Wednesday, July 30, 2014

Hidden Cameras Catch Illegal Dumpers

Posted By on Wed, Jul 30, 2014 at 12:31 PM

Hidden camera image of illegal dump site.
  • Shelby County government
  • Hidden camera image of illegal dump site.

Dumpers beware.

The Shelby County government has an eye - in fact, many eyes - on you.

County officials say they have already caught many people illegally dumping trash, tree limbs, and construction debris by using hidden cameras. Within the first 24 hours of the cameras' installation last week, a woman was seen dumping trash in the Northaven area.

“This is an important addition to our fight against blight," Shelby County Mayor Mark H. Luttrell Jr said in a statement. "The cameras are giving us 24-hour presence in areas known for illegal dumping."

The cameras cost $18,000, according to Shelby County Public Works Director Tom Needham, but he said it's a "small price based on the $100,000 we had to pay last year to remove all the debris." County crews removed some 320 ton of illegally dumped debris last year.

Public works officials will work with Shelby County Sheriff’s Deputies to identify violators caught on camera.

"We’ll now have their picture and the evidence needed for a criminal charge,” Luttrell said.

Tuesday, July 29, 2014

New Plans Ease Sting of City Benefits Cuts

Posted By on Tue, Jul 29, 2014 at 5:22 PM

New plans emerged Tuesday at Memphis City Hall to ease the pain of employee and retiree benefit cuts that came with the new city budget.

Officials from Memphis Mayor A C Wharton’s administration brought a plan to ensure retirees and some employee spouses will have access to “quality, affordable” health care insurance.

The Memphis Fire Fighters Association and Memphis Police Association brought a new health care insurance plan that would supplant the city’s current plan. The new plan would stop a 24 percent hike to insurance premiums for current employees and restore health insurance subsidies for retired city employs.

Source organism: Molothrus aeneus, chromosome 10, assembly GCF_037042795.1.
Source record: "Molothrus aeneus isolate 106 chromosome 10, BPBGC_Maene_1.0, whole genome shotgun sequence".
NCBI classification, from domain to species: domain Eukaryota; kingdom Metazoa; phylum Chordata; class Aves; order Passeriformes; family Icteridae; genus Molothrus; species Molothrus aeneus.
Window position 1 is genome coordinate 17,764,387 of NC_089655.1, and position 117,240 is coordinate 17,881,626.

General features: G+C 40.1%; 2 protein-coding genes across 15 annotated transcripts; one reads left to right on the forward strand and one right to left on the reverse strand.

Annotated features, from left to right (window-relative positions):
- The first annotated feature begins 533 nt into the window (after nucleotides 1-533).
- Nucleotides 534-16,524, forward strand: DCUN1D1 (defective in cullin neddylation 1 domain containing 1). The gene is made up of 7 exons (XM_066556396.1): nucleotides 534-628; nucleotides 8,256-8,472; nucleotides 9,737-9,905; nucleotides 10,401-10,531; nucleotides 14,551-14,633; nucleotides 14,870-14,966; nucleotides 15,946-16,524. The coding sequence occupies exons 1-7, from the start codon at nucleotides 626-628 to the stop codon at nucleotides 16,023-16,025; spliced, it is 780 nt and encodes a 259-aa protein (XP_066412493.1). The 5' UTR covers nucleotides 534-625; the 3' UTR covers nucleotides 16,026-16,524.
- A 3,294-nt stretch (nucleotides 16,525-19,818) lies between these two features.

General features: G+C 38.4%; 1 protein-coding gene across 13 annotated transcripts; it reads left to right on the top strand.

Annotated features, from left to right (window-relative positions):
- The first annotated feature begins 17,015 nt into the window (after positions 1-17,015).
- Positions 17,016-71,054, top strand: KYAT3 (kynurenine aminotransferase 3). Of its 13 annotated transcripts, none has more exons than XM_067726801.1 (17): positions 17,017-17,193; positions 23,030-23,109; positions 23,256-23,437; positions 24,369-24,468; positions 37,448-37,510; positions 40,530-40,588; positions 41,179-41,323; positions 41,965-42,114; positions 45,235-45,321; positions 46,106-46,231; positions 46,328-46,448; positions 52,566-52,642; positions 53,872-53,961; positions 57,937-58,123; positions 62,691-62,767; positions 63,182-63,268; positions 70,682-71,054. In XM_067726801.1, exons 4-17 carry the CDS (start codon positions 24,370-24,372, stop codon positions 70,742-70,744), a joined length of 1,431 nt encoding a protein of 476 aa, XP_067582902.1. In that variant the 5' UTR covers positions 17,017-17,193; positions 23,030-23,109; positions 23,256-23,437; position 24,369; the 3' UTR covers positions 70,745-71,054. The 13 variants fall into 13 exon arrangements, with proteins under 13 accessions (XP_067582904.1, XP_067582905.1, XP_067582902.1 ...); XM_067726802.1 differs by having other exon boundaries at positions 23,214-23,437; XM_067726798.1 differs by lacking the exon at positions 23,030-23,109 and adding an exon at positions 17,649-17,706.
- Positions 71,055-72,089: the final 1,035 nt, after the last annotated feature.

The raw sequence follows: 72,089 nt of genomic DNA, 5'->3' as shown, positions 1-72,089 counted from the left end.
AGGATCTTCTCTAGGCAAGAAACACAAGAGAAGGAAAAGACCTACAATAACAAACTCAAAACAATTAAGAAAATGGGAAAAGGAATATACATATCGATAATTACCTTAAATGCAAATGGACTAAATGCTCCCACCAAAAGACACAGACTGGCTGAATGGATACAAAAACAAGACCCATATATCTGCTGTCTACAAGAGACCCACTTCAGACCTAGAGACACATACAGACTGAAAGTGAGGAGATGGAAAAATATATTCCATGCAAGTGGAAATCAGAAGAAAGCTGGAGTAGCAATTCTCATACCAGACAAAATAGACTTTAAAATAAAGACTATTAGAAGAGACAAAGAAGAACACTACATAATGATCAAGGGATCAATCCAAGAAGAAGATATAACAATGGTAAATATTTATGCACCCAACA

This plans came to light during the regular quarterly meeting of the Memphis City Council’s health care oversight committee. The meeting was packed in light of the council’s recent decision to change benefits for city retirees and employees.

In the audience were city employees wearing shirts that showed their support for Memphis police and fire fighters. But council member and committee chairman Edmund Ford Jr. warned the group to mind their manners.

  • Ford
“This is not a pep rally or anything of that matter,” Ford said. “If the chair sees that transpiring, I will give one warning. If that warning is ignored I will ask (the sergeant at arms) to escort you out of this room. I also have the full authority to adjourn this meeting and we will re-convene it again in three months.”

Wharton’s plan is called the Healthcare Assurance Plan. It provides an array of options for retirees to help them get insurance if their city-sponsored plan is cancelled. This options include Medigap plans, Medicare Advantage plans, and a 25 percent subsidy for some retirees. Retirees without some kind of Medicare plan will remain on their city-sponsored health plan, so will retirees who were disabled in the line of duty and the spouses and eligible dependents of employees killed in the line of duty.

The plan would also set up a free clinic for employees and retirees at the corner of Union and McLean. Participants could get medical check-ups and prescription drugs at no cost.

Also, the plan would establish a $2 million trust fund to provide assistance employees and retirees with financial hardships. That fund already has a $1 million promise from Methodist Le Bonheur Healthcare and a $550,000 promise from Cigna. Technical assistance has been promised from Saint Francis Hospital, Baptist Health Care Corp., Regional One Health, and Blue Cross Blue Shield of Tennessee.

The administration will host a series of 13 meetings across Memphis to educate employees and retirees about the Healthcare Assurance Plan.

The fire fighters union presented a new healthcare plan that restore all retirees to the city plan, would allow all spouses of employee to stay on the plan, keep the 70/30 payment split with the city and employees. The high deductible plan would have employees pay more out of pocket before insurance started paying on their medical bills.

A union official said the new plan should lower monthly premium rates by $150 per month. Implementing the plan would save the city $24.6 million each year.

The union plan will be introduced to the council’s personnel committee in 30 days. Any change to city healthcare plans must be reviewed and voted on by the city council.

Monday, July 28, 2014

Voters Rally Targets Local Millennials

Posted By on Mon, Jul 28, 2014 at 4:22 PM


Research shows that “millennials,” typically categorized as people born in the 1980s up to the early 2000s, are the least likely to vote. But many of the decisions made by elected officials will impact them significantly now and in the future.

A group of local millennials are holding a rally Tuesday, July 29th to encourage their peers to register to vote and/or pledge to participate in upcoming local, state, and national elections.